Wednesday, 18 January 2012

Profits on share transactions carried through Portfolio Management Scheme (PMS) taxable as business income and not capital gains

 The taxpayer was engaged in the business of providing technical, marketing and maintenance services for earthmover tyre and trading in tyres. The taxpayer had invested surplus funds generated from business activities in mutual funds and shares, either directly or under PMS and were reflected in the balance sheet as investments.
 The taxpayer claimed exemption under Section 10(38) for long term capital gains and concessional tax rate under Section 111A for short term capital gains arising from the sale of shares through PMS. The tax payer further claimed that the investment in shares was made with the intention of earning dividend from such investments.
 The Assessing Officer (AO) treated the gains as business profits, contending that the taxpayer had purchased and sold shares with the motive of earning profit and concluded that the transactions involving sale and purchase of shares under PMS were adventure in the nature of trade and not a sale of investments.
 The taxpayer preferred an appeal before the Commissioner of Income-tax (Appeals) [“CIT(A)”]. The CIT(A) observed that the taxpayer had entered into numerous and frequent transactions on regular basis to carry out the trading venture in shares and therefore concluded that the taxpayer was dealing in shares in a systematic and organized manner. Further at the time of purchasing shares, the taxpayer had the intention to sell them subsequently at a profit, thereby establishing a commercial motive. Accordingly, the profit was taxable as business income.
 The taxpayer preferred an appeal before the Income-tax Appellate Tribunal (“ITAT”).
Issue before the Delhi ITAT
 Whether the profits earned on share transactions carried on through PMS should be taxable as “business income” or income under the head “capital gains”.
Observations and Ruling of the Delhi ITAT
 Under PMS as per SEBI, the term „Portfolio‟ means a collection of securities owned by an investor, representing the total holding of securities belonging to any person.
 A Portfolio Manager is an agent who buys and sells shares on behalf of the client and proceeds systematically to manage on an ongoing basis the collection of securities in custody in tune with market variations to optimize the returns in the process.
 At the time of deposit of the amount under the PMS, the intention of the taxpayer was to maximize profit out of the investments. The purchase and sale of shares under PMS was not in the control of the taxpayer. Therefore, it cannot be said that the taxpayer had invested money under PMS with intention to hold shares as investment. The portfolio manager has carried out trading in shares on behalf of clients to maximize the profits.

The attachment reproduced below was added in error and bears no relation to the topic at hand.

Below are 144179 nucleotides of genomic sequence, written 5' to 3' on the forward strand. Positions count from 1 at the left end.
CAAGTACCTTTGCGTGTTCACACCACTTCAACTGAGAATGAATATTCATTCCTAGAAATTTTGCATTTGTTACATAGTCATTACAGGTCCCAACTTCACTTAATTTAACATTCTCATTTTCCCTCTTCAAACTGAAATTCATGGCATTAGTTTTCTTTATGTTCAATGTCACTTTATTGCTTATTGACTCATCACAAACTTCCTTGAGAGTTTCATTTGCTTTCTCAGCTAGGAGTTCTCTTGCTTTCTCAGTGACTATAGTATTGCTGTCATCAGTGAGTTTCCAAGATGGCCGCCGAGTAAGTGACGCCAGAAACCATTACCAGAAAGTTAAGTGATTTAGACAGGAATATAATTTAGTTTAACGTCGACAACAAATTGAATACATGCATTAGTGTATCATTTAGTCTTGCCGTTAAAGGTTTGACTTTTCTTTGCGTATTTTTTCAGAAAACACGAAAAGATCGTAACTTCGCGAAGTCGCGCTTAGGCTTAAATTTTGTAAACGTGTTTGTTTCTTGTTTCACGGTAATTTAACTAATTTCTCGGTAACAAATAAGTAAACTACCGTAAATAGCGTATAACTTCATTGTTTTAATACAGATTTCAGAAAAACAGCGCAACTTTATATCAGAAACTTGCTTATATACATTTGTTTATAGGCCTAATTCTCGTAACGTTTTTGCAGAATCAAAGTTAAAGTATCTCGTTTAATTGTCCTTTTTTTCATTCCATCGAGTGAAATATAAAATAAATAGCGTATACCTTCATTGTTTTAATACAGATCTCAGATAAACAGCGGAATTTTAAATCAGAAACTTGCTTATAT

 There is a difference in investment in mutual fund and PMS. In case of mutual fund, the investor is allotted units for the amount invested by him in the mutual fund. The mutual fund manager purchases and sells shares frequently and makes profit/loss. The profit/loss so earned/incurred, increases/decreases the net asset value of the units. The units are also tradable depending upon the lock in period and terms of the fund. However, in the case of PMS the amount is invested under the scheme. No units or instruments are issued, which can be traded. The portfolio manager undertakes trading in shares to maximize the profits on behalf of the investor. Therefore, the investment in PMS cannot be equated with that of investment in units of mutual fund.
 Merely because the shares are credited to DEMAT account at the time of purchase and debited at the time of sale would not make the transactions in the nature of investment. What is important is the intention at the time of purchase, frequency of transactions and volume of the transactions even if the taxpayer has employed his own funds.
 Further, even though the taxpayer has considered the deposits made under PMS as investments and balance shares lying in DEMAT account under the head „investment‟, the same would not change the character of trading done by the portfolio manager on behalf of the taxpayer.
 The shares purchased and sold during the year have not been recorded in the books of account as investment nor it is feasible to record as the details were not available with the assessee and the assessee has not control or say as to when and the type of shares or the period of holding of shares. Therefore, the transactions are in the nature of business.
 The shares have been traded frequently with a motive to maximize profit and not with a view to hold them as investment. The volume of the transaction is very high. Since the portfolio manager in the capacity of an agent has traded in shares on behalf of the taxpayer, the profits arising therefrom will be in the nature of business profits. Accordingly, availing of the exemption under Section 10(38) and concessional rate of tax under Section 111A would not arise.
The ruling reiterates the principle that the characterisation of income from the sale of shares and other securities as „business income‟ or „capital gains‟ has to be determined with reference to the intention of the assessee at the time of purchase. If it is impressed with the character of a commercial transaction with a view to earn profits, the income earned therefrom would be in the nature of „business income‟.
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